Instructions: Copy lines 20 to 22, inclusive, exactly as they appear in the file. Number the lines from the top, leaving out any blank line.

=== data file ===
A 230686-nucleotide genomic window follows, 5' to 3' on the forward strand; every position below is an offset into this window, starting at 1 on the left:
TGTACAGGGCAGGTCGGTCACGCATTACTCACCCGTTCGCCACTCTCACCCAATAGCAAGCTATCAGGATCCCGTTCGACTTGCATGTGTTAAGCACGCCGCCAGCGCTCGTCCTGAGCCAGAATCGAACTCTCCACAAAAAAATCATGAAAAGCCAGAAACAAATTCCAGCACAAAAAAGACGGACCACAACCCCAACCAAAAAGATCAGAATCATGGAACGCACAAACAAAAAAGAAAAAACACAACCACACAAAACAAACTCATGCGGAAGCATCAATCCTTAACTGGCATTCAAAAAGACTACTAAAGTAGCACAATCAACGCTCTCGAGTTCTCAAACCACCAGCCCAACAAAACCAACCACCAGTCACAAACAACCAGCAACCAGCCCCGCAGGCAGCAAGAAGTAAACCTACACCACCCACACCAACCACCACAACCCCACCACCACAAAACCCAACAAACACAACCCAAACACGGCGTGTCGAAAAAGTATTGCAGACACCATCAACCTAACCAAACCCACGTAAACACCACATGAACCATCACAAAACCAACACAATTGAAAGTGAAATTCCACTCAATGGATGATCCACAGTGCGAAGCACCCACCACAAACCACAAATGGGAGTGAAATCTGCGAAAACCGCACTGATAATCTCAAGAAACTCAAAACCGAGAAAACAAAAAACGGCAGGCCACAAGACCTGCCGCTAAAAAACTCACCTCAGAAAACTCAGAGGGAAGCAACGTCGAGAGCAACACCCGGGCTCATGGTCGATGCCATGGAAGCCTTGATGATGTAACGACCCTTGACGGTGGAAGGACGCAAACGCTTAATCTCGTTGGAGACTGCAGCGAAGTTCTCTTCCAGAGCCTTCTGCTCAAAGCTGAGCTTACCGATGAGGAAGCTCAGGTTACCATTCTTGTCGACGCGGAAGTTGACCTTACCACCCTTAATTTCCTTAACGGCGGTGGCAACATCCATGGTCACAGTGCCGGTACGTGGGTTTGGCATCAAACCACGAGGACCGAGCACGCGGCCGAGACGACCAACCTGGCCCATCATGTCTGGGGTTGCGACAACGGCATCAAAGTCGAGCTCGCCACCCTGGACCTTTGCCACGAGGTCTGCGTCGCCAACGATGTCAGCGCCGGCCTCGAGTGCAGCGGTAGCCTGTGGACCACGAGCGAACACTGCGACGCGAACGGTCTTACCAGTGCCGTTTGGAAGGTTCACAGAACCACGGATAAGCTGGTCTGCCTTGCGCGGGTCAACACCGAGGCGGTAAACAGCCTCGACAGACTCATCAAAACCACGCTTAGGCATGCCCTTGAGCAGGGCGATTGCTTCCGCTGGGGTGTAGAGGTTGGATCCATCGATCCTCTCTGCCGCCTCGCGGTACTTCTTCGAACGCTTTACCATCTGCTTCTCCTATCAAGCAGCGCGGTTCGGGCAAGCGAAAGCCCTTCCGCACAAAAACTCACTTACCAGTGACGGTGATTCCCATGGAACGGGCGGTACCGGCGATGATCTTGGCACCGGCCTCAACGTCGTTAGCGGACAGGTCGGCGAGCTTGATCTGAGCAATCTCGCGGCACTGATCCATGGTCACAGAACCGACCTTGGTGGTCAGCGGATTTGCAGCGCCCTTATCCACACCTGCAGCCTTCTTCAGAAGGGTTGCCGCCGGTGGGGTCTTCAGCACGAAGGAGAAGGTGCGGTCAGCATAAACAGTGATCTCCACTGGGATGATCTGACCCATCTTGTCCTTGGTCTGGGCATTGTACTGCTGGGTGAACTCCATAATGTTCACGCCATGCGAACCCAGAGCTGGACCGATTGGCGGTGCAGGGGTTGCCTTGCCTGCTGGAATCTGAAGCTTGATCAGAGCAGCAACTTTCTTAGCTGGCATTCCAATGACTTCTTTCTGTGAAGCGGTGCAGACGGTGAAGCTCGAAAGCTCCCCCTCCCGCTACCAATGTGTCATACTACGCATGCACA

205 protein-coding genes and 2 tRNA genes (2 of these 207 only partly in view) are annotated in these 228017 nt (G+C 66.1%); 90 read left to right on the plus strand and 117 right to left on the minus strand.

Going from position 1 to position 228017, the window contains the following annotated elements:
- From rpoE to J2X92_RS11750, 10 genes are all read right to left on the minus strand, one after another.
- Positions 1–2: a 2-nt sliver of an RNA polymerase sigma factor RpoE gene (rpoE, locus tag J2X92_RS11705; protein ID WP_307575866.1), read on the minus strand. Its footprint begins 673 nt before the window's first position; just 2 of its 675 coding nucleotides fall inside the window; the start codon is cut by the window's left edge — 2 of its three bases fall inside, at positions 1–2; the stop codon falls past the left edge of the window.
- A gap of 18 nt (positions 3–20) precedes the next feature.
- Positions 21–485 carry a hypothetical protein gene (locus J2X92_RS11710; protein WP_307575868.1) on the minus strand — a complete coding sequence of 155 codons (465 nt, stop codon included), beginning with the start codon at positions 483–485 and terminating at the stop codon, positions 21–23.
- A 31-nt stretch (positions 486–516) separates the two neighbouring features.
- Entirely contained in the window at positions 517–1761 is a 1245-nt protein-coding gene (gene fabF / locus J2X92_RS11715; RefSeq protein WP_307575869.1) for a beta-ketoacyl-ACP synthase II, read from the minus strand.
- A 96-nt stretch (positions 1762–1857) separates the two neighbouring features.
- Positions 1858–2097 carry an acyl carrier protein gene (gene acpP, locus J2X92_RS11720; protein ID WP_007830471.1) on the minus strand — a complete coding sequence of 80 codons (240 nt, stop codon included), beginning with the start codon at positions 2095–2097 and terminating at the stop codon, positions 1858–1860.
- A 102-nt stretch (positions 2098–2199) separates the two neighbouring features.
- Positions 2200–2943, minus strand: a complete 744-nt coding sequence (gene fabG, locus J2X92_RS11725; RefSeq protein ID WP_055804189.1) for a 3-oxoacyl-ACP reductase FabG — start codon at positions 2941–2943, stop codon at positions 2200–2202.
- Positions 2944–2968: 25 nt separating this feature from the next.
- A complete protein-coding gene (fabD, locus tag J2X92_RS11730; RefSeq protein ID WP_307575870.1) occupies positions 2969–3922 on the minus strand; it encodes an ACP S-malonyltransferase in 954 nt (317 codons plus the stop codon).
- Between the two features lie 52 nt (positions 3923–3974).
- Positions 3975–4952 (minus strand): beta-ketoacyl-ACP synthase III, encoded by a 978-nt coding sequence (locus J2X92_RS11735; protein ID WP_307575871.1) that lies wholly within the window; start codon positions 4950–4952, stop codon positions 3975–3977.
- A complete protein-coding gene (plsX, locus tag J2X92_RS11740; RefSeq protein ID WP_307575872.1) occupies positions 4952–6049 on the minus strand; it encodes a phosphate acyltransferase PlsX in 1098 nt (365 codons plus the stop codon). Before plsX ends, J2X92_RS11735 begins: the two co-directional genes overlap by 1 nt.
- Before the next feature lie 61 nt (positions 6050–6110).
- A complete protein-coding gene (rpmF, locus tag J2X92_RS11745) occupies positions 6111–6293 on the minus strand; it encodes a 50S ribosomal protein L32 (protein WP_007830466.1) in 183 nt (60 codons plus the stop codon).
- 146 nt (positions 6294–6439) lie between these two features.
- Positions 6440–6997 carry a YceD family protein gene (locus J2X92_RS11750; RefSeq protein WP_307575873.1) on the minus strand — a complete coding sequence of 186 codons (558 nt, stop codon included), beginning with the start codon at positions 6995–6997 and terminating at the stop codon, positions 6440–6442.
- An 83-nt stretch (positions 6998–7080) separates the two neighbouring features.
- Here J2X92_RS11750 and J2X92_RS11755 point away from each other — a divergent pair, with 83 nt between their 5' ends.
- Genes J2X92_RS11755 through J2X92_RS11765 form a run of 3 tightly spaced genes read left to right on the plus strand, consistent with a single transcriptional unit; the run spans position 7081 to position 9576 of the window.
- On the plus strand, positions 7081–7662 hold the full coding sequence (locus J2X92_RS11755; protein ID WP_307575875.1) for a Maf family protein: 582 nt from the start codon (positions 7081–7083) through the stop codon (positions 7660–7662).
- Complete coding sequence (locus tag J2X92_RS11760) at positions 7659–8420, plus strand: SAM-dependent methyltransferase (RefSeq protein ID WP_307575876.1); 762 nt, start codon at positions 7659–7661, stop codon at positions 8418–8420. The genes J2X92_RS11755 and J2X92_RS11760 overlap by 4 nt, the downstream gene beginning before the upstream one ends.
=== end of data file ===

- Before the next feature lie 61 nt (positions 6050–6110).
- A complete protein-coding gene (rpmF, locus tag J2X92_RS11745) occupies positions 6111–6293 on the minus strand; it encodes a 50S ribosomal protein L32 (protein WP_007830466.1) in 183 nt (60 codons plus the stop codon).
- 146 nt (positions 6294–6439) lie between these two features.